9 Ways You Can Stay Involved with Your Children if You're a Long Distance Parent ...

Are you a long distance parent looking to stay involved with your children? Long-distance parenting can be rough on both the parent and the child, but it’s not impossible. You don’t have to give up on having any kind of relationship with your little ones if you don’t get to see them every day. Here are my tips and ways to stay involved with your children if you’re a long distance parent, so keep on reading!

1. Make Daily Phone Calls

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Technology makes it easy to stay involved with your children. Make the effort, since communication is key. Even if it’s only a 5-minute conversation, it will reinforce your bond and let your child know that you care about them.

2. Send Little Surprises

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Once or twice a month, drop a little care package in the mail for your kid. You don’t have to spend a mega wad; it could be something as small as some candy and a $5 DVD or a t-shirt with their favorite character on it. Everyone loves getting surprises in the mail, young and old alike!

3. Make Silly Videos

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Now this is one that little kids can really get into! Exchange a silly video back and forth on your lunch break just for the fun of it. If you have an older child who is too “cool” to do that sort of thing, then send each other links of funny YouTube videos or trending music videos for a song that you both love.

4. Share Pictures

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With features like Google+, websites like Flickr, and apps such as Instagram, there’s no excuse why you can’t share a daily photo with your child! It could be a picture of what you’re doing, something neat you saw, or anything you want! Encourage your child to share photos back with you; this is an easy way to stay involved with everyday activities.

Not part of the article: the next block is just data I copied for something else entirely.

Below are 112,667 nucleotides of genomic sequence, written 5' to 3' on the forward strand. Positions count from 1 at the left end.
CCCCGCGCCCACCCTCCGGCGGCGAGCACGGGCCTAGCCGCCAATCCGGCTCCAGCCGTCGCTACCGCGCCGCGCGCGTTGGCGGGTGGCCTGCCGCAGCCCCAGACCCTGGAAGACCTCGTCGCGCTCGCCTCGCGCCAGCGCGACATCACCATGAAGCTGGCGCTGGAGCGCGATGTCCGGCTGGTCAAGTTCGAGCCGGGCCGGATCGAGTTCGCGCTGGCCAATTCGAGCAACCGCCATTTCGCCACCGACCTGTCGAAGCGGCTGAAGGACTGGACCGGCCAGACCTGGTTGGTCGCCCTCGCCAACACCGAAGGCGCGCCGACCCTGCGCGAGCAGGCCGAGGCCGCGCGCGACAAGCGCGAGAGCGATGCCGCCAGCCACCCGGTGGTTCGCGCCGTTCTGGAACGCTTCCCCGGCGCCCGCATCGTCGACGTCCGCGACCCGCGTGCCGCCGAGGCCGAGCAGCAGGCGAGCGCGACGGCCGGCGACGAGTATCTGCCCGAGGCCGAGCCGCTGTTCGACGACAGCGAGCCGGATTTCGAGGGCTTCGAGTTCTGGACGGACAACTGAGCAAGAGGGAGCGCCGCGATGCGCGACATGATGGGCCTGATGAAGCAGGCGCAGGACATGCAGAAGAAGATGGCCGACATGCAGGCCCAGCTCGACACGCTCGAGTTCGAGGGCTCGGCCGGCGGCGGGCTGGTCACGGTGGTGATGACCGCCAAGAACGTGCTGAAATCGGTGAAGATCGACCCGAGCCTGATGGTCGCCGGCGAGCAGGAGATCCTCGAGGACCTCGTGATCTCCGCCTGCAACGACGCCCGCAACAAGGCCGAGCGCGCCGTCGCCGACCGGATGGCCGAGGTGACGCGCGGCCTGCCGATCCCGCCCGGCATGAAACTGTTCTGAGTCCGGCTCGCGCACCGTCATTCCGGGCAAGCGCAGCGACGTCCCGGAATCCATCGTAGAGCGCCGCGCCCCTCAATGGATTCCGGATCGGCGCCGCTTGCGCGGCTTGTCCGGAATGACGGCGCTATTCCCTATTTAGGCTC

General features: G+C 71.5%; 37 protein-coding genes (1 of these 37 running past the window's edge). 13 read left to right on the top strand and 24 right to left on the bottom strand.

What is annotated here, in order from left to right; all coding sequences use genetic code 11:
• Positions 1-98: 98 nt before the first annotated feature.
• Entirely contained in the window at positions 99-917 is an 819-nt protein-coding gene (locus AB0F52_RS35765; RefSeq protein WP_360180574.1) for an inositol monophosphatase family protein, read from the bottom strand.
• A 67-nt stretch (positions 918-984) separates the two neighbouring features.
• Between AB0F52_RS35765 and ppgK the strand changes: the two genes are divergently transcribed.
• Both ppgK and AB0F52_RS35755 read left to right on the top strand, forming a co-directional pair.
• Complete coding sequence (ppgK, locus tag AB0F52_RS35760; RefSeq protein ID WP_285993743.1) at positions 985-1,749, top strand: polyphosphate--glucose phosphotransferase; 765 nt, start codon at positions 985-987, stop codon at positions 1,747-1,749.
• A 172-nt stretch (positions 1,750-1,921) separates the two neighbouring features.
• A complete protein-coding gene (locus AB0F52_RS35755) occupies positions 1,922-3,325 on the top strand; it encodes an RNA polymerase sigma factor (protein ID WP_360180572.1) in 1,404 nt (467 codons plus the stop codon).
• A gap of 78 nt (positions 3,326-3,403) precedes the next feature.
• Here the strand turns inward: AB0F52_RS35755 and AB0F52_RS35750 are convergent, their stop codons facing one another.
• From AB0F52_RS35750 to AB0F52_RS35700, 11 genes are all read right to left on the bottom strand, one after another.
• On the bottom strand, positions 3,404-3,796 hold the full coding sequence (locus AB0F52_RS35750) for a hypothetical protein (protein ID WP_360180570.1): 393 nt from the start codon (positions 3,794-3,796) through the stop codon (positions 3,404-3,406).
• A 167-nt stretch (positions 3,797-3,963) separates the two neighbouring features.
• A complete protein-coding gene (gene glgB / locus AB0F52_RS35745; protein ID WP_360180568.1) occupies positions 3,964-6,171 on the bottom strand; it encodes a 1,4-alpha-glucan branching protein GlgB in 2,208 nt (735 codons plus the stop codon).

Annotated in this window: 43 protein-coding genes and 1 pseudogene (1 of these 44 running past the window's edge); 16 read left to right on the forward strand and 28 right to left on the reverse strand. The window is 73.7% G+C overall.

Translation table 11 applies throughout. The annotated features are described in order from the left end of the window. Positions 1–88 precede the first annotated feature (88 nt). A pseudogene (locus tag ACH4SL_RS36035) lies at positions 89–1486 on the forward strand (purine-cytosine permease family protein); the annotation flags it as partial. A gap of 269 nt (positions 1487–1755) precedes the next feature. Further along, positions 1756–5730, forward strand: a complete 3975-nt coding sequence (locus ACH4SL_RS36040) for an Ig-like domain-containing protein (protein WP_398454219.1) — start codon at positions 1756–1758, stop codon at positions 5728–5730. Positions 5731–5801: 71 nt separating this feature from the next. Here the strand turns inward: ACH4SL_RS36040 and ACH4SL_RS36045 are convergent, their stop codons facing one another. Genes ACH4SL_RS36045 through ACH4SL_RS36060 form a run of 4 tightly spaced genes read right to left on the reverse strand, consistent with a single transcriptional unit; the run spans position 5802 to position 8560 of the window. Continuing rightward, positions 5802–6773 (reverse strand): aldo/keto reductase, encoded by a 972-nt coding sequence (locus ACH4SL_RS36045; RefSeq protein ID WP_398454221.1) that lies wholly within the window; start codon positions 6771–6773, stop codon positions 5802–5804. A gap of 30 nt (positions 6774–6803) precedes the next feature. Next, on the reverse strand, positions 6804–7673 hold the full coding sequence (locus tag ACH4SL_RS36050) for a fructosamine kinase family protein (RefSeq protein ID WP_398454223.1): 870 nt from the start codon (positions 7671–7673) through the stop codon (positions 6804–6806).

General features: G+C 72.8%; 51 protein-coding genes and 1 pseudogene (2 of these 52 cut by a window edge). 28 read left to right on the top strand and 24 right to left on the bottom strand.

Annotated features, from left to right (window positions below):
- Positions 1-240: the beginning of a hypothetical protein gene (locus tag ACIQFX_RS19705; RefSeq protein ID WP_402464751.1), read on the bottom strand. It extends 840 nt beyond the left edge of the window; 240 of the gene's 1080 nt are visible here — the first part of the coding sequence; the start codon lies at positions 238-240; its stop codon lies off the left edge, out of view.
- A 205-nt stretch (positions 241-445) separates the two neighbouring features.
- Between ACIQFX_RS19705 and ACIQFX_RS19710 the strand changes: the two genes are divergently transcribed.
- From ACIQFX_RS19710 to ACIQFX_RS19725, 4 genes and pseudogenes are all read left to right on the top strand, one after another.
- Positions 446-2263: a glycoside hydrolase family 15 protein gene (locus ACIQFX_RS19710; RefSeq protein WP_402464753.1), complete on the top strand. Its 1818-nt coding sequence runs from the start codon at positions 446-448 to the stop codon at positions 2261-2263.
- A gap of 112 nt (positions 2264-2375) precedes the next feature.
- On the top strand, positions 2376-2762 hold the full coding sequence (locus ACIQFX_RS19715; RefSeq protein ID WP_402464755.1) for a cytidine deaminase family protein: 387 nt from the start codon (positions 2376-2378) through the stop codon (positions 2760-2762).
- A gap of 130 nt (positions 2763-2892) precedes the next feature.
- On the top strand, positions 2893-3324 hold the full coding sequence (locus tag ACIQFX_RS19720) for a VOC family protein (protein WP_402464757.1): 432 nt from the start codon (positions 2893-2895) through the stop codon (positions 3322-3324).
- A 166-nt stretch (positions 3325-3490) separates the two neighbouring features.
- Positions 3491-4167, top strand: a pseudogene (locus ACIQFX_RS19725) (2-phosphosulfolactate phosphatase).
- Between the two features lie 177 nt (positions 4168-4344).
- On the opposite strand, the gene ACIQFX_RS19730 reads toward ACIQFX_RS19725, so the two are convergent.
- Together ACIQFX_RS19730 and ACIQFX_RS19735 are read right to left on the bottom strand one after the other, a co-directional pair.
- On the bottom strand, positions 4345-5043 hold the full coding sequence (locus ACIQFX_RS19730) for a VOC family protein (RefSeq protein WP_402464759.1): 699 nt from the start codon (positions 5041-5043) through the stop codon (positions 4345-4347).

5. Mail Call

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So in between those little care packages, why not drop a postcard or a letter in the mail? We all love getting mail that doesn’t include bills or spam, so for older kids or college age kids, this is a good way to keep in the loop. For younger kids, try to use small words and print big so that they can read it on their own. Include an address so your little ones can reply if they would like or send you their newest art piece.

6. Be Thoughtful

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Here’s one especially for older kids. So your high school aged daughter is having a slumber party this weekend. Order a pizza and have it dropped off at her house as a surprise. Or pay for a couple of tanks of gas for your son at the nearest local gas station. Order a bouquet of flowers for your middle school daughter’s piano recital, or have doughnuts dropped off at your son’s school for his whole classroom in honor of his 7th birthday!

7. Skype Often

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Try to carve out time to Skype or Facetime at least once a week. This is a good opportunity to catch up on past events and just chat in general. Download the Skype app to your phone so you can chat on the go if necessary!

8. Do Things Together While You’re Apart

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If you share any interests in common with your kid, then do them together while apart! Read the same book, watch the same movie, or go for a quick run at the same time. Afterwards, discuss your thoughts and compare opinions or details with each other!

9. Trade Physical Objects

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For especially small tots, it helps to have a physical object of yours. Could be an item of clothing or jewelry, or a book. This helps them to feel like you are “there,” and reassures them that you will return! For older kids, maybe a picture of you framed on their desk or something like a blanket that belonged to you on their bed is a good idea. And make sure that you keep reminders of your kids around too. Pictures, gifts, and artwork are all good places to start!

Long distance parenting isn’t easy, but people do it every day. Just ask any parent who is in the military, any dad who is often gone on business trips, or any mom who is relocating due to work. These tips can and will work for you and your munchkins whether they are still learning to ride a bike or heading off to college. Are you a long-distance parent? Please share your tips below!

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